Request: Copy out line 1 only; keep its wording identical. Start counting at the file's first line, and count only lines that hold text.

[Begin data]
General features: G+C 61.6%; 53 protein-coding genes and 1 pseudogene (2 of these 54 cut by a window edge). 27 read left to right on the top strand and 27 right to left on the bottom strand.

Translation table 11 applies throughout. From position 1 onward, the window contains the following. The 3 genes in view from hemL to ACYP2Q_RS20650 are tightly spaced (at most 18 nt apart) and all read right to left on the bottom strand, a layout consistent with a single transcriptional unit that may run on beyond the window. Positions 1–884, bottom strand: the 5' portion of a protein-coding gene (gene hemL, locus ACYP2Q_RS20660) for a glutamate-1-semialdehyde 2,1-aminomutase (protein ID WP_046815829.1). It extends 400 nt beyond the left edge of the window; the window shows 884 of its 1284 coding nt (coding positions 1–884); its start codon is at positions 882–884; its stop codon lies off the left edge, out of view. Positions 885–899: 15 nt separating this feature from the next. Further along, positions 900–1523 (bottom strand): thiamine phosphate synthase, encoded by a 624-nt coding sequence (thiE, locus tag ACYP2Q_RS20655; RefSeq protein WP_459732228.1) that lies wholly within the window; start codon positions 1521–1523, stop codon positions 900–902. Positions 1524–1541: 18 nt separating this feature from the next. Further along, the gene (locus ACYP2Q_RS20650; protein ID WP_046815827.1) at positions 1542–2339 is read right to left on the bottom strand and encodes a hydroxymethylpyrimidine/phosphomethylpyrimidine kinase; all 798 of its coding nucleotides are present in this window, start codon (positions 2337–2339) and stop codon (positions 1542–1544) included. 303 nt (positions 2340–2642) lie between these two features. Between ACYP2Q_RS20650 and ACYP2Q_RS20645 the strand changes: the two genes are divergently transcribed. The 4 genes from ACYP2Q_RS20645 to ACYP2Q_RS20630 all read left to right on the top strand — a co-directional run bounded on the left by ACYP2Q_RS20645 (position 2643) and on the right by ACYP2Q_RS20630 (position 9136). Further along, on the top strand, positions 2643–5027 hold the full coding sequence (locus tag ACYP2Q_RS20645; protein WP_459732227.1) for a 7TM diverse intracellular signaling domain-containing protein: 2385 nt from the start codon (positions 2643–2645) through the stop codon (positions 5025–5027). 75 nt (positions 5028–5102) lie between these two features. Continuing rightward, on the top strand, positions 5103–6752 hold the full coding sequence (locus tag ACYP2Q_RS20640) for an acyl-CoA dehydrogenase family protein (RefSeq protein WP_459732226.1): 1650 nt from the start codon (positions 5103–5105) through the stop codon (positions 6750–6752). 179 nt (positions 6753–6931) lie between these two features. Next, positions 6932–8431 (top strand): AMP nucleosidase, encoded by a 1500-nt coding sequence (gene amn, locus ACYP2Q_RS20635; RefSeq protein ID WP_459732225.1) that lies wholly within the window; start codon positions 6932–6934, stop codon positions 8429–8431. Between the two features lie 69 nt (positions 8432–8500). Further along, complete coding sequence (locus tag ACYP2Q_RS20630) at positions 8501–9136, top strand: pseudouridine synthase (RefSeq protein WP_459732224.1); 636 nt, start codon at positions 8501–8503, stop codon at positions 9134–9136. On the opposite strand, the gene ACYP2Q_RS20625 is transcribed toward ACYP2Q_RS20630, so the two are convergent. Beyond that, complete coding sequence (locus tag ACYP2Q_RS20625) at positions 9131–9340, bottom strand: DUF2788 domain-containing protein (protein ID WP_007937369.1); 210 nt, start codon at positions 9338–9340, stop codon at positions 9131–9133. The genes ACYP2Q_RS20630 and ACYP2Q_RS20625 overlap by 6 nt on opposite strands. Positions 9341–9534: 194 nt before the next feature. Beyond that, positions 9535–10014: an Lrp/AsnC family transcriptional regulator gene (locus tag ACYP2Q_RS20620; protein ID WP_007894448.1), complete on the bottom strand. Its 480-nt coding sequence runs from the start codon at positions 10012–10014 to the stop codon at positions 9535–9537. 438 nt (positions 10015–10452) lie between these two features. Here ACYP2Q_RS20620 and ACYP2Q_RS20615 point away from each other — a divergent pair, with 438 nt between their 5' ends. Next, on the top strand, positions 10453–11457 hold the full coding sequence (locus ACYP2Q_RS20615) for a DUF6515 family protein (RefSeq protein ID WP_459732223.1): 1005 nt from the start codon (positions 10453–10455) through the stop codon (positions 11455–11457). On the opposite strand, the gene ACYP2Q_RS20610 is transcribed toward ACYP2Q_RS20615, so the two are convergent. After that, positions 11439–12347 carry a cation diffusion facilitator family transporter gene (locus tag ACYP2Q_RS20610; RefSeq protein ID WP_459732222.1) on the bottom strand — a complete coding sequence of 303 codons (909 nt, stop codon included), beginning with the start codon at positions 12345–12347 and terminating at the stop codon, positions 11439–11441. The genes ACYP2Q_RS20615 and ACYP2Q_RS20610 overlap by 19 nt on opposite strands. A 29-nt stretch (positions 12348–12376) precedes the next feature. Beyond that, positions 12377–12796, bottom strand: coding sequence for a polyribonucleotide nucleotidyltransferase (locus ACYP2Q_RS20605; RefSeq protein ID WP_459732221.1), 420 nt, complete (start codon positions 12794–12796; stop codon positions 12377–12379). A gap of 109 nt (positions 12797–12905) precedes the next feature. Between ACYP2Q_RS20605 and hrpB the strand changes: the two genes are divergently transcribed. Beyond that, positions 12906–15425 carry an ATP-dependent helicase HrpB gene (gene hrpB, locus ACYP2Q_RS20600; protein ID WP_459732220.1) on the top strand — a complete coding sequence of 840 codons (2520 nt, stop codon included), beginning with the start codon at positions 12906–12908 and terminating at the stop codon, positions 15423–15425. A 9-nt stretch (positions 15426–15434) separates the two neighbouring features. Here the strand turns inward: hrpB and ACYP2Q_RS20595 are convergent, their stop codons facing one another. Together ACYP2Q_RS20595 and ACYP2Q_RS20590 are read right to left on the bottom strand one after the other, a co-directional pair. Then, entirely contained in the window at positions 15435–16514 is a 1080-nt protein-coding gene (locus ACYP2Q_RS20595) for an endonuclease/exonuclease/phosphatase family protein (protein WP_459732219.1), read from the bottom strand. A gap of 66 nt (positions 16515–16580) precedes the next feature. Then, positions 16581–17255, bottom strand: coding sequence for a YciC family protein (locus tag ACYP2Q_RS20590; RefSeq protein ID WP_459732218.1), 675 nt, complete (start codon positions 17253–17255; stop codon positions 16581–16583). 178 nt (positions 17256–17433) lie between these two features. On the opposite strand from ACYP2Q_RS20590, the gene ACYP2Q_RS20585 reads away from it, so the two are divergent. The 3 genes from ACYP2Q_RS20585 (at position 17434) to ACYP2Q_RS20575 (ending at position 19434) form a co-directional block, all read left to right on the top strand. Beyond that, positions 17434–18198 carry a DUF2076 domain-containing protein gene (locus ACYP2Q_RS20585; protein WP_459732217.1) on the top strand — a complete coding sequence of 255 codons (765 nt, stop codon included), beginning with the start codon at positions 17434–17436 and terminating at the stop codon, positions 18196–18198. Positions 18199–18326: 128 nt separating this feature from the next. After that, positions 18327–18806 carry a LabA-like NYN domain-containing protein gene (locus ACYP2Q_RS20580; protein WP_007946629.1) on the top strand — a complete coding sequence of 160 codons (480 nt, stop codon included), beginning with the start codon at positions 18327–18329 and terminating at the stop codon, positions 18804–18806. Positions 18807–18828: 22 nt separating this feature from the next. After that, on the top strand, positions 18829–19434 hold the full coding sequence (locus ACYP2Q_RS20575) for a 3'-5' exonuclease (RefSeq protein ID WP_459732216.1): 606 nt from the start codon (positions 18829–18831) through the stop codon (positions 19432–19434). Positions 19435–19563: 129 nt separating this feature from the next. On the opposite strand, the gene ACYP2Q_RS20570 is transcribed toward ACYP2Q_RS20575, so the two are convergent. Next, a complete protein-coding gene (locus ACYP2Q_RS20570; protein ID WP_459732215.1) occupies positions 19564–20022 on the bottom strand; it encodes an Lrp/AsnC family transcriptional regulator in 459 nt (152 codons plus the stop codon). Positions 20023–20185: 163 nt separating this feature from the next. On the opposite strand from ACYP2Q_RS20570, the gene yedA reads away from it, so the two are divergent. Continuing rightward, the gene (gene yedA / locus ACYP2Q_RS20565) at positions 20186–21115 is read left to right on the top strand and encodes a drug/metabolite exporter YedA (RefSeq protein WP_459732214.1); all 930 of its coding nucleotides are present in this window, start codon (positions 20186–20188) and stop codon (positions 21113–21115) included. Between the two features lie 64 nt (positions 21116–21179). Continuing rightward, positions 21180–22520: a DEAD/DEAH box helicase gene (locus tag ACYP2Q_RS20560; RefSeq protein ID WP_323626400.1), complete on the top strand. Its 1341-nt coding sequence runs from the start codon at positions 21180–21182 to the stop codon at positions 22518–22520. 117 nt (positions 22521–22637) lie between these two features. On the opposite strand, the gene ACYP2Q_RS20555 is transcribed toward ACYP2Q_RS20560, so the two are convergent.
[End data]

General features: G+C 61.6%; 53 protein-coding genes and 1 pseudogene (2 of these 54 cut by a window edge). 27 read left to right on the top strand and 27 right to left on the bottom strand.